Fernald: A lot of these parents can’t imagine that they could be part of the process of helping their child prepare for school. Take something like an orange and what can you say, “well this is a fruit and this is an orange and it’s round”. But these mommas don’t read often and so reading a book is even, or even a children’s story, is an intimidating prospect. So we say, “but you know so much about this orange and your child knows very, very little or nothing”. So where did this orange come from? Well it came from a tree and then somebody planted it in the garden and it grew and they watered it and the flowers came and then the oranges and then somebody picked the oranges and put them in a box and brought them to the town and then they can talk about the store and about buying the oranges. It’s so many things you know about how that orange got here that the child has to learn about and you can tell those stories even if you can’t read them in a book.
Pence: The Habla Conmigo program is still in progress and Fernald says they’ll be following up with the families to see how effective the workshops have been in promoting the children’s language development. But just what kind of language should you use in talking to an infant? Should you use what we commonly refer to as “baby talk” when speaking with your little ones? Fernald says: absolutely.
Fernald: Baby talk is wonderful and I did a lot of research on the important work that baby talk is doing. Now, by baby talk we’re referring to the exaggerated intonation in the melodic contours of speech to a young baby. And that is characteristic certainly and in a lot of families and a lot of cultures, by exaggerating the pitch of the word that goes with the object, you’re possibly drawing the child’s attention to it and helping the child to be attending to the right thing.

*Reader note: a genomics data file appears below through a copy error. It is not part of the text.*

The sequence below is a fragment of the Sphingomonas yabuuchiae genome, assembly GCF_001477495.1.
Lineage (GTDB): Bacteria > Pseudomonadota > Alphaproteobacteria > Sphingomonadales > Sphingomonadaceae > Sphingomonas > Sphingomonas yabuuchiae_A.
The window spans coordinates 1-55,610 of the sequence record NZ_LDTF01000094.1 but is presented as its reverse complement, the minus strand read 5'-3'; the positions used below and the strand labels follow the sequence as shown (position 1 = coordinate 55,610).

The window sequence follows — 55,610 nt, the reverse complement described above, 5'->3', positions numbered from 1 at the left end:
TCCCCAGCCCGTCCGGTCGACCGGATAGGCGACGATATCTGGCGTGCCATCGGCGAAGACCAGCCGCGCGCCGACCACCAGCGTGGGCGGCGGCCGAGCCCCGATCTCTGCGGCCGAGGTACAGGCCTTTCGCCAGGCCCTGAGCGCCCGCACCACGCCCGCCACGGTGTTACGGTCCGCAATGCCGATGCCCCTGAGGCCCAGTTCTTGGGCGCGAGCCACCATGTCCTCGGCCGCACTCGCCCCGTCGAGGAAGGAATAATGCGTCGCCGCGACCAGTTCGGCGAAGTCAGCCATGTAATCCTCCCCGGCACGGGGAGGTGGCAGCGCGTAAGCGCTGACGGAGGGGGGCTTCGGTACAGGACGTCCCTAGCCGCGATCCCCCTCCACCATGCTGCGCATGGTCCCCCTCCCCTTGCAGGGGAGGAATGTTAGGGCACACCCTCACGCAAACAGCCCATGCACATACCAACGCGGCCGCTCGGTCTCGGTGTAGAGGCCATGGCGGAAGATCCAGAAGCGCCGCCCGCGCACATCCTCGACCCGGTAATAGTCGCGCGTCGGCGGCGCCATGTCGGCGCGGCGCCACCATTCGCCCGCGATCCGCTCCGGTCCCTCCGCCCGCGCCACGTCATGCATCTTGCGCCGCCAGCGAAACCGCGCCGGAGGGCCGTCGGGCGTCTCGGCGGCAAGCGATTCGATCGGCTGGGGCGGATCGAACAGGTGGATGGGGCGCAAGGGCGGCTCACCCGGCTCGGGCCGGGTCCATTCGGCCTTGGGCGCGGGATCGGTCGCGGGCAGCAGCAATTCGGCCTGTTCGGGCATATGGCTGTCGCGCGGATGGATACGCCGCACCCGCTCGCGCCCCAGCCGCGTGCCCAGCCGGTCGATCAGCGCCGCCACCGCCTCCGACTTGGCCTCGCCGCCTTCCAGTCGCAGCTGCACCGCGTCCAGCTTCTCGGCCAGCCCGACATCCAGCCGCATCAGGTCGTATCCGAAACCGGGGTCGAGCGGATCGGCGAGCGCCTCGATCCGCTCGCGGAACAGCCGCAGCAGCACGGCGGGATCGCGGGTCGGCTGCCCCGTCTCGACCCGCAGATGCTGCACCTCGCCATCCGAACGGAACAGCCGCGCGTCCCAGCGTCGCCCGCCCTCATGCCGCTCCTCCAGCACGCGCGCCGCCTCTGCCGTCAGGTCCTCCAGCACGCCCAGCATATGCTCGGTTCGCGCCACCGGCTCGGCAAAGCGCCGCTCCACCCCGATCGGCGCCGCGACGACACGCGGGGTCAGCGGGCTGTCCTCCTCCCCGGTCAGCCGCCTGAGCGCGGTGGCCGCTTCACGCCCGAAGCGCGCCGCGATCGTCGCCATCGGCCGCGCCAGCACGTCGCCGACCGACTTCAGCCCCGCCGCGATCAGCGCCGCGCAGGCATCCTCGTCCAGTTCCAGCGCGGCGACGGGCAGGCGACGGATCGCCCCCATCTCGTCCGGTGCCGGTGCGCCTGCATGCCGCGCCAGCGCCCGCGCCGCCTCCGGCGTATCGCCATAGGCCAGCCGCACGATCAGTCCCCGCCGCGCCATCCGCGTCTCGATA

Pence: But while it’s great to talk baby talk, at some point you have to speak proper English. At least according to Kimberly Noble, associate professor of pediatrics at Columbia University.
Kimberly Noble: Babies learn what they’re exposed to and so we don’t recommend using baby words or nonsense words in place of real words when describing things and we don’t recommend simplifying language either. So there’s no reason to point to an object and just say “book”. It’s more helpful for the baby to hear you say, “This is a book, how about we read it?”
Pence: Although the workshop-based approach holds promise for bridging the knowledge gap between rich and poor, Noble says the challenge will be figuring out how to scale up the programs so that more parents can reap the benefits.
Noble: While they may be effective in university settings, it’s often quite challenging to scale up to a larger level because of difficulties of getting parents to buy into the program in the first place and then to continue and not drop out.
Pence: Understandably, some parents are so busy that they feel like they simply don’t have the time to chat it up with their little ones. But Fernald’s advice is to find opportunities to talk in the everyday moments, like during diaper changes and mealtimes.
Fernald: There are some basic responsibilities that we all agree with across cultures that are essential when caring for a child like giving them enough nourishment, keeping them clean, giving them exercise and keeping them safe. These are things that where nobody would say “I’m sorry I work too hard, I don’t have time to feed my child this week”. And I think we need to add something else to that list which is to be providing cognitive nutrition as well as physical nutrition for physical growth. To be providing learning opportunities that enable the child to fulfill the potential that every child has for cognitive development.
Pence: So next time you’re with your tiny little child and wondering what’s the best way to pass the time, consider striking up a conversation. It may not always appear to be the case… But they’re listening.
You can find out more information about all of our guests on our website radiohealthjournal.net.
Our writer this week is Christine Herman.
I’m Reed Pence.